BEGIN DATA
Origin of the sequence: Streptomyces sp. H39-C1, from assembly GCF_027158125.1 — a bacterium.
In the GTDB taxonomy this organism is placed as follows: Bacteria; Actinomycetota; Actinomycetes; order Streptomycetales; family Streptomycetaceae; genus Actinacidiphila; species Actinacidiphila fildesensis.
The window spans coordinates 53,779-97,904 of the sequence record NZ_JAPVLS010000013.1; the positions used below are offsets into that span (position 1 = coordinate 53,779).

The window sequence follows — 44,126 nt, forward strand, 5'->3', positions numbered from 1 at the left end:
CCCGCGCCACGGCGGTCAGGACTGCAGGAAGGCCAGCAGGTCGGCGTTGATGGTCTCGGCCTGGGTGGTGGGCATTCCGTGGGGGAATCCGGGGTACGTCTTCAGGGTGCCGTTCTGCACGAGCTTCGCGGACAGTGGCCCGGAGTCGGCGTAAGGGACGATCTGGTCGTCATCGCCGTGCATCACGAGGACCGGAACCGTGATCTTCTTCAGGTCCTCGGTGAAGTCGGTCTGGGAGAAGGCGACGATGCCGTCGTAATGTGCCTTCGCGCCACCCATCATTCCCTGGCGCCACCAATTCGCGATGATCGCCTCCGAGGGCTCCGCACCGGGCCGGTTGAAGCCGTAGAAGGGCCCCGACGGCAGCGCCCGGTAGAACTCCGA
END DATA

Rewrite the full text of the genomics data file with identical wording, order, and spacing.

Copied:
Origin of the sequence: Streptomyces sp. H39-C1, from assembly GCF_027158125.1 — a bacterium.
In the GTDB taxonomy this organism is placed as follows: Bacteria; Actinomycetota; Actinomycetes; order Streptomycetales; family Streptomycetaceae; genus Actinacidiphila; species Actinacidiphila fildesensis.
The window spans coordinates 53,779-97,904 of the sequence record NZ_JAPVLS010000013.1; the positions used below are offsets into that span (position 1 = coordinate 53,779).

The window sequence follows — 44,126 nt, forward strand, 5'->3', positions numbered from 1 at the left end:
CCCGCGCCACGGCGGTCAGGACTGCAGGAAGGCCAGCAGGTCGGCGTTGATGGTCTCGGCCTGGGTGGTGGGCATTCCGTGGGGGAATCCGGGGTACGTCTTCAGGGTGCCGTTCTGCACGAGCTTCGCGGACAGTGGCCCGGAGTCGGCGTAAGGGACGATCTGGTCGTCATCGCCGTGCATCACGAGGACCGGAACCGTGATCTTCTTCAGGTCCTCGGTGAAGTCGGTCTGGGAGAAGGCGACGATGCCGTCGTAATGTGCCTTCGCGCCACCCATCATTCCCTGGCGCCACCAATTCGCGATGATCGCCTCCGAGGGCTCCGCACCGGGCCGGTTGAAGCCGTAGAAGGGCCCCGACGGCAGCGCCCGGTAGAACTCCGA